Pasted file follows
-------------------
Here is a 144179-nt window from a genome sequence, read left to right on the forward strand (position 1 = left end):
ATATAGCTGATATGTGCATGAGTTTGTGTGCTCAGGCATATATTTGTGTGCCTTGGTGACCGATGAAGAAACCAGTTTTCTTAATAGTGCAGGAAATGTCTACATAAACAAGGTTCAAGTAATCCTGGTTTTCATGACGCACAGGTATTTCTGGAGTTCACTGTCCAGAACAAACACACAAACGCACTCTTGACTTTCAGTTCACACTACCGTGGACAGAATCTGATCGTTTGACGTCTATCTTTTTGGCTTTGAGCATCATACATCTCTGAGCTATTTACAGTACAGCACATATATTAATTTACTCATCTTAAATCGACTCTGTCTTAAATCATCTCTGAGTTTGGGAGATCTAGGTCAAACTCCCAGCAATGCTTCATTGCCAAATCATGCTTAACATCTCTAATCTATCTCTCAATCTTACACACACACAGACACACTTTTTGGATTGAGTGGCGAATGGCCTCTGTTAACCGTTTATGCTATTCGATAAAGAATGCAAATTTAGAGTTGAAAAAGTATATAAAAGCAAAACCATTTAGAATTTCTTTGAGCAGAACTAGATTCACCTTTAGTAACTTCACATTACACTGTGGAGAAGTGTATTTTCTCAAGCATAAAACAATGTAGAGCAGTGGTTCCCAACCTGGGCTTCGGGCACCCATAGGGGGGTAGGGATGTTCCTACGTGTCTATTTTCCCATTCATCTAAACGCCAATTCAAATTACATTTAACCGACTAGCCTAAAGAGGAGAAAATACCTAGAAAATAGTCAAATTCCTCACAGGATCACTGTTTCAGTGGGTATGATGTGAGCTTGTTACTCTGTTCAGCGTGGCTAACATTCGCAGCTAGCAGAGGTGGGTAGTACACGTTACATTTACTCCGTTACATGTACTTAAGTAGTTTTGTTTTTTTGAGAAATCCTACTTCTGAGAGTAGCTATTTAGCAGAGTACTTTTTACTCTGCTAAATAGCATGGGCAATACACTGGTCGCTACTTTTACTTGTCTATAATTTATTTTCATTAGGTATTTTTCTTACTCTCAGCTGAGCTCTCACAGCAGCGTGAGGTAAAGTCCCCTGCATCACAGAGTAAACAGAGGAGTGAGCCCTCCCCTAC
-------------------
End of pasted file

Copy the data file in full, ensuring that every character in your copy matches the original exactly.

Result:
Here is a 144179-nt window from a genome sequence, read left to right on the forward strand (position 1 = left end):
ATATAGCTGATATGTGCATGAGTTTGTGTGCTCAGGCATATATTTGTGTGCCTTGGTGACCGATGAAGAAACCAGTTTTCTTAATAGTGCAGGAAATGTCTACATAAACAAGGTTCAAGTAATCCTGGTTTTCATGACGCACAGGTATTTCTGGAGTTCACTGTCCAGAACAAACACACAAACGCACTCTTGACTTTCAGTTCACACTACCGTGGACAGAATCTGATCGTTTGACGTCTATCTTTTTGGCTTTGAGCATCATACATCTCTGAGCTATTTACAGTACAGCACATATATTAATTTACTCATCTTAAATCGACTCTGTCTTAAATCATCTCTGAGTTTGGGAGATCTAGGTCAAACTCCCAGCAATGCTTCATTGCCAAATCATGCTTAACATCTCTAATCTATCTCTCAATCTTACACACACACAGACACACTTTTTGGATTGAGTGGCGAATGGCCTCTGTTAACCGTTTATGCTATTCGATAAAGAATGCAAATTTAGAGTTGAAAAAGTATATAAAAGCAAAACCATTTAGAATTTCTTTGAGCAGAACTAGATTCACCTTTAGTAACTTCACATTACACTGTGGAGAAGTGTATTTTCTCAAGCATAAAACAATGTAGAGCAGTGGTTCCCAACCTGGGCTTCGGGCACCCATAGGGGGGTAGGGATGTTCCTACGTGTCTATTTTCCCATTCATCTAAACGCCAATTCAAATTACATTTAACCGACTAGCCTAAAGAGGAGAAAATACCTAGAAAATAGTCAAATTCCTCACAGGATCACTGTTTCAGTGGGTATGATGTGAGCTTGTTACTCTGTTCAGCGTGGCTAACATTCGCAGCTAGCAGAGGTGGGTAGTACACGTTACATTTACTCCGTTACATGTACTTAAGTAGTTTTGTTTTTTTGAGAAATCCTACTTCTGAGAGTAGCTATTTAGCAGAGTACTTTTTACTCTGCTAAATAGCATGGGCAATACACTGGTCGCTACTTTTACTTGTCTATAATTTATTTTCATTAGGTATTTTTCTTACTCTCAGCTGAGCTCTCACAGCAGCGTGAGGTAAAGTCCCCTGCATCACAGAGTAAACAGAGGAGTGAGCCCTCCCCTAC